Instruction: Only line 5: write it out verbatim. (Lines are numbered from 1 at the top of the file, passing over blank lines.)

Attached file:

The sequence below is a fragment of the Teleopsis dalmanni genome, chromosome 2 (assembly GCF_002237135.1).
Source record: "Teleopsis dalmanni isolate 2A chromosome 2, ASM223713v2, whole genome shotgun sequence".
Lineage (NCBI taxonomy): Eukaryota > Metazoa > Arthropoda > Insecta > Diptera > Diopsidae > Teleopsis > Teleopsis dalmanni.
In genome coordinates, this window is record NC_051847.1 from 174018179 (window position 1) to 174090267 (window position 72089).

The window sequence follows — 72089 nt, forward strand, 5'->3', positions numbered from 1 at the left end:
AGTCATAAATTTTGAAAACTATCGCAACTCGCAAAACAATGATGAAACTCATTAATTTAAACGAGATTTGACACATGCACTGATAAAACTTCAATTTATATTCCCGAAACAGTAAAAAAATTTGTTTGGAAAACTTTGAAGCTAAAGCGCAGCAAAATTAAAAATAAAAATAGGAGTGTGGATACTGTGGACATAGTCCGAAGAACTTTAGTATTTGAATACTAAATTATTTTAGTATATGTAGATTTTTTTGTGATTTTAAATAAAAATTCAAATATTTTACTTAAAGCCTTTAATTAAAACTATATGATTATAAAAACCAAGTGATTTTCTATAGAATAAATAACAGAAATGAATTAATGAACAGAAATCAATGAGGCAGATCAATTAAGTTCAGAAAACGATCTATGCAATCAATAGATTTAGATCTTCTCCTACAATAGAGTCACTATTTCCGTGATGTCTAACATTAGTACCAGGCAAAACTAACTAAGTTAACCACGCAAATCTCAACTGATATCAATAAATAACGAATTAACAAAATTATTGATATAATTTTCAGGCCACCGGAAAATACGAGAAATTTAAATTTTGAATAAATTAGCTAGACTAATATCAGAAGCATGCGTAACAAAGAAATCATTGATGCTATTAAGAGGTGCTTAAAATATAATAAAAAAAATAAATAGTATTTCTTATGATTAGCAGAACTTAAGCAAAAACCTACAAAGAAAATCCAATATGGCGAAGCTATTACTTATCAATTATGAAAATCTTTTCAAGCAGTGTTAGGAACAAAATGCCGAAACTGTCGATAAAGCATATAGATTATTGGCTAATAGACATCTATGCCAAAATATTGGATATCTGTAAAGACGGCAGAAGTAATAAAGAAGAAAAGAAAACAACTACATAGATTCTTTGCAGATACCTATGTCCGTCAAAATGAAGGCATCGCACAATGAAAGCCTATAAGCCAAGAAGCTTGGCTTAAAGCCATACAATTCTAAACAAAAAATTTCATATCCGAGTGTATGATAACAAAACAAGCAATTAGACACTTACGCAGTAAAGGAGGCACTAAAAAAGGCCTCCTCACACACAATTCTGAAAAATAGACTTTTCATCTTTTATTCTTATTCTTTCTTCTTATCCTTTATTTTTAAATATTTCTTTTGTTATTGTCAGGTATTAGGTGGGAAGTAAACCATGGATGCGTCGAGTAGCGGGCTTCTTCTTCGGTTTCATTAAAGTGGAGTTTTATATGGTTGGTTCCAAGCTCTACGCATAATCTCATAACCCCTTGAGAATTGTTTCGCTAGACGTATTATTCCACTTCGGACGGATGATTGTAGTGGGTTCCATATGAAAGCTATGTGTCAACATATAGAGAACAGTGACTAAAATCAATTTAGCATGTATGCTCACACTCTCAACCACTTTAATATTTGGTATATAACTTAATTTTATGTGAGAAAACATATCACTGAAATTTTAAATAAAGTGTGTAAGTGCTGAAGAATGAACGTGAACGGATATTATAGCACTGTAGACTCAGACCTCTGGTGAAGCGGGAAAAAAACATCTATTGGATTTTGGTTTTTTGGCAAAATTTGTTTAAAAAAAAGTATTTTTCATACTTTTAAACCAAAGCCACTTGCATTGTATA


The window sequence follows — 72089 nt, forward strand, 5'->3', positions numbered from 1 at the left end: